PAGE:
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Fish Korma

by Jack Monroe from A Year in 120 Recipes

A delicious recipe to turn white fish fillets into a heavenly curry. This tempting dish features a korma paste made using garlic, chilli, cumin and turmeric.

From the book


In November, I held the first of my Charity Curry Nights, with my friends Juliet and Jim, borrowing their big gorgeous kitchen for the occasion!

The format is simple: cook lots of curry as cheaply and deliciously as possible, charge people a certain amount per head for an all-you-can-eat curry buffet, and donate the money to charity. We tend to raise between two and three hundred pounds a time, splitting the money between good causes, like our local food bank and homeless shelter.

We all have a good night. I get to cook a lot and watch lots of people tuck appreciatively into their dinner which is always very satisfying – and we raise some cash for good causes into the bargain.

If you want to hold your own charity curry night, you’ll find some recipes in this book to get you started, and more on my blog.

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2 fat cloves of garlic or 4 smaller ones
2 onions
1 small fresh red chilli or a pinch of dried chilli flakes
400g white fish fillets
1 tbsp oil
2 tsp ground cumin
2 tsp turmeric
200g creamed coconut
100g sultanas
500ml low-fat natural yoghurt
A fistful of fresh coriander


Peel and finely slice the garlic. Peel and chop the onions, and finely slice the fresh chilli, if using. Cut the fish into bite-sized chunks. Heat the oil in a large saucepan or frying pan, then add the onions, garlic, fresh or dried chilli, the cumin and turmeric. Sweat over a very low heat for 8-10 minutes until the onions have softened.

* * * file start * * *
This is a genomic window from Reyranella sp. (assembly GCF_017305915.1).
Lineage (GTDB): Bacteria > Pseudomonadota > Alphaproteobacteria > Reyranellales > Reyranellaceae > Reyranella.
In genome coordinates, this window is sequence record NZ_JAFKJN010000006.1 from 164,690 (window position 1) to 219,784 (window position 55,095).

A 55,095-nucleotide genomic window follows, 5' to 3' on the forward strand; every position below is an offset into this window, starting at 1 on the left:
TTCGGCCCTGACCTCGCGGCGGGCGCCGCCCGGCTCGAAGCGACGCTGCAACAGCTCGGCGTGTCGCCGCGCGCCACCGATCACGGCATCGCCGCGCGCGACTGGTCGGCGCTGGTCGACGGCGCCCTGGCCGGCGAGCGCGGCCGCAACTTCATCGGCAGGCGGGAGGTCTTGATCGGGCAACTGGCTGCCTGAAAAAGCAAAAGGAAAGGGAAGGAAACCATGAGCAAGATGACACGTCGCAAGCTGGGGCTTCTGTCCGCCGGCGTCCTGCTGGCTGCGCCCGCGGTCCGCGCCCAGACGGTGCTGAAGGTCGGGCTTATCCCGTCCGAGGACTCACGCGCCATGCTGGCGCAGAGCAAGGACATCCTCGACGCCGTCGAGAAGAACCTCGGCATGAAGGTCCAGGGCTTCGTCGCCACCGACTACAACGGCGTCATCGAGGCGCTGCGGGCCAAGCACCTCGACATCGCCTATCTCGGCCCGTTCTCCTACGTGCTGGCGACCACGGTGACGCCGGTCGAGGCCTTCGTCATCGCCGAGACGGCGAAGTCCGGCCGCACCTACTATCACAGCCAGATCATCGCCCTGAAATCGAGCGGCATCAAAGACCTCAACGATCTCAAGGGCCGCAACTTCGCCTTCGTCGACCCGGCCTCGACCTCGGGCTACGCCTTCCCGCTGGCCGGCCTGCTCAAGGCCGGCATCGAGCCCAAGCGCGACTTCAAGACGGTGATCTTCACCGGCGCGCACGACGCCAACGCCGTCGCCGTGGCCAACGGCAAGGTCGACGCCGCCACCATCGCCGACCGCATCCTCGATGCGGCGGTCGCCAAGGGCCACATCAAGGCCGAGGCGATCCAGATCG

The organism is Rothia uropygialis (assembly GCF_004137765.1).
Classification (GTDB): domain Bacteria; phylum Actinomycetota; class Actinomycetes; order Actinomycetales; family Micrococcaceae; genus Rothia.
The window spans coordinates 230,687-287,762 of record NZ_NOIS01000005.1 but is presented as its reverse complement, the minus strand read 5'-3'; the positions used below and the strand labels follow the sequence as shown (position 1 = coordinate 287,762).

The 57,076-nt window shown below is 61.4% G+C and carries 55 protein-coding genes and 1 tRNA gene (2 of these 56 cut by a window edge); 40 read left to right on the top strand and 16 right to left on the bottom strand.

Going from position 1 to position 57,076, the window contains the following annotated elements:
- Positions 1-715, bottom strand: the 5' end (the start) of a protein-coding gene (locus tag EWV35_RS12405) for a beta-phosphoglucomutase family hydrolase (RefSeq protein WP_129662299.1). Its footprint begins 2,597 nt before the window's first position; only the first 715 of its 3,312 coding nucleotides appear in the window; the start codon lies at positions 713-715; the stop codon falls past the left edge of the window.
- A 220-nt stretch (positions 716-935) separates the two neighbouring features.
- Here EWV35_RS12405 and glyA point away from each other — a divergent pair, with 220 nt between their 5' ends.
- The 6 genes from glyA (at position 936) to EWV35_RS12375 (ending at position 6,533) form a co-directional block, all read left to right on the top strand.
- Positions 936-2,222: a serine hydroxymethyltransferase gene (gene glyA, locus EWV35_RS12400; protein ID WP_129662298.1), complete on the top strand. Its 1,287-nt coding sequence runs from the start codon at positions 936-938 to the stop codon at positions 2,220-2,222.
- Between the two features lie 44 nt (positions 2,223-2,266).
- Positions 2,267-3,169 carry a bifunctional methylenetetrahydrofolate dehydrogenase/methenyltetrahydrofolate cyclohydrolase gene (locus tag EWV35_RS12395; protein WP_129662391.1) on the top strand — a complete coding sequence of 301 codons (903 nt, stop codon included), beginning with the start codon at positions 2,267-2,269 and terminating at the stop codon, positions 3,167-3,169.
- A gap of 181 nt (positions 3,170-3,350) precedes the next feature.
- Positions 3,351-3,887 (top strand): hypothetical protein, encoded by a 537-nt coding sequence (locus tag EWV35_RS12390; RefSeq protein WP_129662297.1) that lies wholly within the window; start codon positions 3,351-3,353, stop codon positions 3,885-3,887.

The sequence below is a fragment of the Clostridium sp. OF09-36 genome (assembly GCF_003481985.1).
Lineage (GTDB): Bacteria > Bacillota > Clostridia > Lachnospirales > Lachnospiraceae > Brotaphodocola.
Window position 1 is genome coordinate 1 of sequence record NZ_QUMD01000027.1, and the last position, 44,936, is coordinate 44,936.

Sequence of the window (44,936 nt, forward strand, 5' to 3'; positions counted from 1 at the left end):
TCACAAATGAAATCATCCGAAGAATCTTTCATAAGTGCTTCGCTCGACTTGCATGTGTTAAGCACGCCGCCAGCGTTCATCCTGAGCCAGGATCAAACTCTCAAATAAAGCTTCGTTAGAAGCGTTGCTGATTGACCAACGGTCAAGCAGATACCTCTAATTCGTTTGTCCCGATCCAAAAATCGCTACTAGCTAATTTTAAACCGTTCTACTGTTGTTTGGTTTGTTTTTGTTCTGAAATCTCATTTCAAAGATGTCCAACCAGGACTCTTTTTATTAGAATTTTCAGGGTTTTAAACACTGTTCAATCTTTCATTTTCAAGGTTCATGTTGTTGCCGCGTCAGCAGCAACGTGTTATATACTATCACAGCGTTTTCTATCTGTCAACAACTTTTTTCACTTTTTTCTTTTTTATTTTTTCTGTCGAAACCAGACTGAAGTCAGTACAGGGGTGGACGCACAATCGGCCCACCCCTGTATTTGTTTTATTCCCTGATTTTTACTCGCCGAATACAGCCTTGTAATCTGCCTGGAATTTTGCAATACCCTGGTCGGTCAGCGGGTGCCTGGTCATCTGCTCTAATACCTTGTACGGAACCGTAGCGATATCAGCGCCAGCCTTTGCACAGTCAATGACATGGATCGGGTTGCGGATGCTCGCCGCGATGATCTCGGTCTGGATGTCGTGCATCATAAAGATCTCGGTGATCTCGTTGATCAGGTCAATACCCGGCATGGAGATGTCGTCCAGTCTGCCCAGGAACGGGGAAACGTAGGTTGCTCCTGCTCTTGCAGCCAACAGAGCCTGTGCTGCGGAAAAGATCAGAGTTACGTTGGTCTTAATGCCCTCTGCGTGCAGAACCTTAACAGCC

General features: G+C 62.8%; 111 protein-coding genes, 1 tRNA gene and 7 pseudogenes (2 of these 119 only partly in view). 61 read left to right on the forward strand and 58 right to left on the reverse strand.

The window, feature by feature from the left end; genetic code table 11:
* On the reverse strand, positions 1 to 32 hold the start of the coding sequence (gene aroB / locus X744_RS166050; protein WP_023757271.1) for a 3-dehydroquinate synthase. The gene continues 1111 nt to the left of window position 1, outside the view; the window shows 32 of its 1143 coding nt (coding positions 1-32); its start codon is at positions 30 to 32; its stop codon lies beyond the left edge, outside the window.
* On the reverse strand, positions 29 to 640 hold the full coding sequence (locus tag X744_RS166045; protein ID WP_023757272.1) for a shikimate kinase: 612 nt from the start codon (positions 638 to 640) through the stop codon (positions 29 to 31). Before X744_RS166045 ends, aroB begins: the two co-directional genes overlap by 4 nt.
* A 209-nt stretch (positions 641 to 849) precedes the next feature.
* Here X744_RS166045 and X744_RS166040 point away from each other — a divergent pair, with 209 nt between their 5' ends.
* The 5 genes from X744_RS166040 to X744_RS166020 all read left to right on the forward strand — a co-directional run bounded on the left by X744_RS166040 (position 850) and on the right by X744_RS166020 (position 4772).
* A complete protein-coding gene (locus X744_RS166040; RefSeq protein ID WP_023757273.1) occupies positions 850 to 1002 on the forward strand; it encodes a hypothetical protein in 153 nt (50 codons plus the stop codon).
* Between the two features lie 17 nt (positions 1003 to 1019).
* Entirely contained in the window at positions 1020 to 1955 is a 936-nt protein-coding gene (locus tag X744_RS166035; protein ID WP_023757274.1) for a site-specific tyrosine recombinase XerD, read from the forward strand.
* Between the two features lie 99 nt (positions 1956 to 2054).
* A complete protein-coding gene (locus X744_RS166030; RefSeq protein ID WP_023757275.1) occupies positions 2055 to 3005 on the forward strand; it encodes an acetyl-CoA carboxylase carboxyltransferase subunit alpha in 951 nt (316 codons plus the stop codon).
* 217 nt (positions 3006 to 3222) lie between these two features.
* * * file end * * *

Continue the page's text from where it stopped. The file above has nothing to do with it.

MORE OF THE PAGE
Add the creamed coconut, sultanas and a mug of water, and turn up the heat. Stir to dissolve the coconut and absorb the spices into the mix. Add an extra half-mug of water if you feel it needs it – your mugs and my mugs might be different sizes!

When the coconut has melted, add the fish and cook for 5 minutes. Remove the pan from the heat. Stir in the yoghurt – don’t reheat or the sauce will split.

Chop the coriander, discarding any thick stalks. Serve, with coriander scattered over the top.


Adjust the spices according to taste. I like this dish mild, sweet and creamy, but it could take an extra teaspoon of cumin and another chilli for a kick.

To make it go further, add some diced new potatoes and/or a couple of fistfuls of frozen green beans.


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